There are some ways to make a little bit of money using the power of derivatives and its assets using some standard, as well as other more creative means.
Here’s the landscape – activity in the global OTC (over-the-counter) derivatives markets fell in 2015, from $629 trillion in end December 2014 to $553 trillion at end June 2015, and floundered at that amount for a while. Note that market data for end December 2015 has not been released yet.
While the market fell by a relatively significant amount, it is only because the world markets have been hit by the slumping oil prices, which affects nearly the entire market of stocks and derivatives. If you’ve heard, 2016 is the year where the world might slump into a global recession too.
That said, the derivatives market is still HUGE. $553 trillion dollars circulating in the market by end June 2015. Just imagine if you could grab a mere 0.01% of that pie. You’d still be a multibillionaire!
Alright, now that we know that the market still has a lot of money to be made in derivatives, let’s start grabbing some of that!
The very first rule in investing in these derivatives is to understand what you buy. This point cannot be emphasized enough! If you’re crazy about fitness, you can consider looking at derivatives from the health and fitness category.
Why would you look at vehicle stock derivatives if you know nothing about the industry? That would be a huge disaster. At the very least, some research has to be done about a potential industry you’re looking at.
Options Trading 101: How to Invest in the Derivatives Market
The next thing to understand is, of course, the derivatives you’re looking at. There are several types of derivatives in the market, and a few are accessible to the commercial, retail investors. Try to stick to one at the start before branching out.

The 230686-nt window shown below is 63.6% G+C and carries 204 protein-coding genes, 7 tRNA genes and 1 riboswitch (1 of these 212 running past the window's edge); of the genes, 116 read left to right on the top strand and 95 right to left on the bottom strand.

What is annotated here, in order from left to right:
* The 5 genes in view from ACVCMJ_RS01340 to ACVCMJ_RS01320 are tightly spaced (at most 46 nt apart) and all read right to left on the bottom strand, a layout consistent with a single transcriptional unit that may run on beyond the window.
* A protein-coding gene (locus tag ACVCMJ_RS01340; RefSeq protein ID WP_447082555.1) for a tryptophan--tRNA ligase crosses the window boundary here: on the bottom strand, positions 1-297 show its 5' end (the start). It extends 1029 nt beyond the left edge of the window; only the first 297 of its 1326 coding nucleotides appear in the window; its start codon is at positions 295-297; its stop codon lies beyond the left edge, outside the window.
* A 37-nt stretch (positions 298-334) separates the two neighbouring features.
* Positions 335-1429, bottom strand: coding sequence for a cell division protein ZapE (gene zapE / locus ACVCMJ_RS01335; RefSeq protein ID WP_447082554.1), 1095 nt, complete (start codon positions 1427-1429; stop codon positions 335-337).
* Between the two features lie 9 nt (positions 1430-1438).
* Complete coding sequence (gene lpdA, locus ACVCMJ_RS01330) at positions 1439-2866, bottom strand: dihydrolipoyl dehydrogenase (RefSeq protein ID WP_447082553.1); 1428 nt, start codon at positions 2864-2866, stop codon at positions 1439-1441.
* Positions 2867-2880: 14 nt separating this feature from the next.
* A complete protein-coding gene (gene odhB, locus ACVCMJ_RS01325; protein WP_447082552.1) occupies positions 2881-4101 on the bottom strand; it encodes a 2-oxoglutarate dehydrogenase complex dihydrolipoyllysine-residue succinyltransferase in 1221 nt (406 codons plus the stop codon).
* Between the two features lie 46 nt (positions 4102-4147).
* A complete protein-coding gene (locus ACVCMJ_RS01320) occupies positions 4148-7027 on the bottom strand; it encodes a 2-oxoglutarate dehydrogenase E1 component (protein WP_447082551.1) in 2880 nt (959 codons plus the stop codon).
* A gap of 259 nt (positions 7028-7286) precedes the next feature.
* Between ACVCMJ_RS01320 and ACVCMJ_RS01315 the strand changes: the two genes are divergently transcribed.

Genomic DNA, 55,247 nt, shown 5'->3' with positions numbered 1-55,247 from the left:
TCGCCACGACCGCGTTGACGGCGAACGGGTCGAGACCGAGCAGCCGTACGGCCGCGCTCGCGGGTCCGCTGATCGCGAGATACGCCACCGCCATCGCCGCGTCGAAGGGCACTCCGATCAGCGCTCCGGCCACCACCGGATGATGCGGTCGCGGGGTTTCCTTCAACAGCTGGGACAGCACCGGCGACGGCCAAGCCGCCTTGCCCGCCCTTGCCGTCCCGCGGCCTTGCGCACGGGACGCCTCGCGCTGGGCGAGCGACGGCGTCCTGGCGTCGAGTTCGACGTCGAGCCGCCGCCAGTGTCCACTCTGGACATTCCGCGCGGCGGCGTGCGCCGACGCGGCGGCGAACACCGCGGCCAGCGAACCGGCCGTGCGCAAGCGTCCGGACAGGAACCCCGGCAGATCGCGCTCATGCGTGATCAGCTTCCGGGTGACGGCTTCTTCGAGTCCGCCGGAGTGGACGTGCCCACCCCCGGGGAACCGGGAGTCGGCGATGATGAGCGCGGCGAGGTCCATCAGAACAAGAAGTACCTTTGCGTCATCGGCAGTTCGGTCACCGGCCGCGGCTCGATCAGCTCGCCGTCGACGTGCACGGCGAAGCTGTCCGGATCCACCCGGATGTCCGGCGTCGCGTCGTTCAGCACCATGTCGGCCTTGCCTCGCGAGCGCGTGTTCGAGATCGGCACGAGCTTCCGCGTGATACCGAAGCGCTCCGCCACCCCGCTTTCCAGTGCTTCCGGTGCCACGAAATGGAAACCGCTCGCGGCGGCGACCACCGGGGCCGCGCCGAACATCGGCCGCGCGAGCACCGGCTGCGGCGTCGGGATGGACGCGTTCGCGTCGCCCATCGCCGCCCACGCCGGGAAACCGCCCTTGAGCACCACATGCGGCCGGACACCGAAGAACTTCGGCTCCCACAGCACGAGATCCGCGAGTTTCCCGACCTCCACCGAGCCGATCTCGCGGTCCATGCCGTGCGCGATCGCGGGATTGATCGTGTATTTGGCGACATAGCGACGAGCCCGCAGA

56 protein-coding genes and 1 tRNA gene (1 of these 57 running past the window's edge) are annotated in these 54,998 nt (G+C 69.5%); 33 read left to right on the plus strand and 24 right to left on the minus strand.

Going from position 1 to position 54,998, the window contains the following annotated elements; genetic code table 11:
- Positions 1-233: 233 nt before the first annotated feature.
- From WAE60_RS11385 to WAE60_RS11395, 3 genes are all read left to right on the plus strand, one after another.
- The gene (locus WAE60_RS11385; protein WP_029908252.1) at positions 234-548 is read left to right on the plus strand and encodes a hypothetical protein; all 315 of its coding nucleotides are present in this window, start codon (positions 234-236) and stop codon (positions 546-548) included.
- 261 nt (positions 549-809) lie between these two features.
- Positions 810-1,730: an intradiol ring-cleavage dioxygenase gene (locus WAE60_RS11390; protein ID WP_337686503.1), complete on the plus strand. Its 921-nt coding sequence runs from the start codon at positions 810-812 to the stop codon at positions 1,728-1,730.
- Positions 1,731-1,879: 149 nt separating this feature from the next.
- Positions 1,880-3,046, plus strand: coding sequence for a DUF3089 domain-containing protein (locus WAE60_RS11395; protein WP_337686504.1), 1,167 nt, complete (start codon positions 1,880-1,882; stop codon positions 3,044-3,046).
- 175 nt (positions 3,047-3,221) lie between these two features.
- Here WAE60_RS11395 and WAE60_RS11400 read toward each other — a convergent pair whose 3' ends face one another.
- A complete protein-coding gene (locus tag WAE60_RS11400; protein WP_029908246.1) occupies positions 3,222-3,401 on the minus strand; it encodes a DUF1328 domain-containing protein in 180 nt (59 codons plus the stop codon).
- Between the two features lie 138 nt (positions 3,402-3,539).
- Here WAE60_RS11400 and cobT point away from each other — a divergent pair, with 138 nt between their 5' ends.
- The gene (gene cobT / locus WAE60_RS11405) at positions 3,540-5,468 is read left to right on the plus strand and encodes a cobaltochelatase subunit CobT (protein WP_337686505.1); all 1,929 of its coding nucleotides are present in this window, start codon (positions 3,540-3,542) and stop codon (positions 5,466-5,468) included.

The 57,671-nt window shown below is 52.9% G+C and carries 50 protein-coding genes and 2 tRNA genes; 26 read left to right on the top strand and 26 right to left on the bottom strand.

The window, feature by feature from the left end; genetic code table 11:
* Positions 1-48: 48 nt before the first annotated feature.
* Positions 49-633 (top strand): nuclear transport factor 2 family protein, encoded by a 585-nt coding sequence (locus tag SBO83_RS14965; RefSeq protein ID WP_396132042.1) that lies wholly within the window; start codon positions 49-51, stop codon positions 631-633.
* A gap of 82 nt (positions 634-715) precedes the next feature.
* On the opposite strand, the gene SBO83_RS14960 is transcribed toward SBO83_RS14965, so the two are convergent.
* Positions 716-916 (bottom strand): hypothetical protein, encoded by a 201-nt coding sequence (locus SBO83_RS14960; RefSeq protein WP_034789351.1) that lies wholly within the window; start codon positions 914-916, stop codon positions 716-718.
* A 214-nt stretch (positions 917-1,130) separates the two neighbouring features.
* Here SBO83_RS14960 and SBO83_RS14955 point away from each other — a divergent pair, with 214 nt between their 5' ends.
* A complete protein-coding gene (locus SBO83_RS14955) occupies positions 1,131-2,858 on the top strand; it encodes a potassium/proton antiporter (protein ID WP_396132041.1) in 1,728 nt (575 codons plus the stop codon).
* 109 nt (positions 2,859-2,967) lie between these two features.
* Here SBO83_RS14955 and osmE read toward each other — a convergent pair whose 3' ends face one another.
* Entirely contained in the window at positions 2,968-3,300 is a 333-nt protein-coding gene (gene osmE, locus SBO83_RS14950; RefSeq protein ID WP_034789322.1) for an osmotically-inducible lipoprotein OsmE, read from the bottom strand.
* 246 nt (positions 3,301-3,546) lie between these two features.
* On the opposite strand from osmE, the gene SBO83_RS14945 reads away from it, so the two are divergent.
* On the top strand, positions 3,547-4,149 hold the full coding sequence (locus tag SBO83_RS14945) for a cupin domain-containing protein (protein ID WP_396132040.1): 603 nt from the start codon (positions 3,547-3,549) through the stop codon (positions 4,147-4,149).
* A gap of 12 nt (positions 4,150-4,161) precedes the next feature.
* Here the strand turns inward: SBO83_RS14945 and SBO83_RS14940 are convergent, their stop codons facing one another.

Yes, there is money to be made for both, but all the money to be lost if you only have half-knowledge of the financial instruments you’re handling.
While derivatives are linked to some stocks or indexes, they do not behave the same as stocks do i.e. if a stock with strong fundamentals has a price drop, it can usually recover. Derivatives are usually short-term investments, ranging from 1 week to 3 years, but retail investors hardly ever go beyond a month, and thus, fundamentals don’t really matter a lot.
That said, usually it would be a better bet to also know about the industries you’re buying the derivatives from – understand the nature of the industry: if it is cyclical, or what it is affected most by, as well as the overall trend of the industry.
The next thing to know when investing in derivatives is to never get emotionally attached to a derivative of a certain asset. Basically, if you’re investing in a derivative of a certain stock, you might get a lucky streak and make money for several weeks or months off it! This can usually make anyone associate this particular derivative as a good luck charm, or a sure-fire way to make money.
What happens if the stock or industry goes volatile? If you decide to hold a future for this, your blood pressure will also rise and fall with the price movements.
Derivatives are financial instruments for the sound, logical mind: if you observe that the market trend is down and can reasonably predict that your derivative will start making losses, you have to know when to hold, or when to pull out of it.
To be successful in making profits consistently in derivatives, one must continually be learning about options, as well as learning from mistakes made. Trust me; everyone will make a losing trade. Even the best Wall Street investors and traders have made mistakes. Heck, even Warren Buffett has.
Don’t be afraid of making mistakes, but also be sure that you’re making an informed decision to buy or sell a derivative based on your own research and findings. The worst thing to do in this case is to listen to someone else who offers you ‘hot market tips’ and ‘guaranteed money making derivatives’.
These people probably are better off gambling that money away, because that is precisely what they’re doing by suggesting things without knowing any underlying information.
As you become more experienced about options and more level-headed in picking your derivatives, you’ll develop your own system of research as well as technical and fundamental analysis of derivatives and stocks. By this time, you’ll be experienced enough to know which would make a good investment that offers decent returns, or which will turn into a bust and cause you to make a losing trade.
Find a reputable broker around your area, like Optionsxpress, which offers great returns and lowered derivative commissions. Ultimately, you should find a broker that suits your needs and is aligned with what you want to achieve, rather than merely the benefits they offer.
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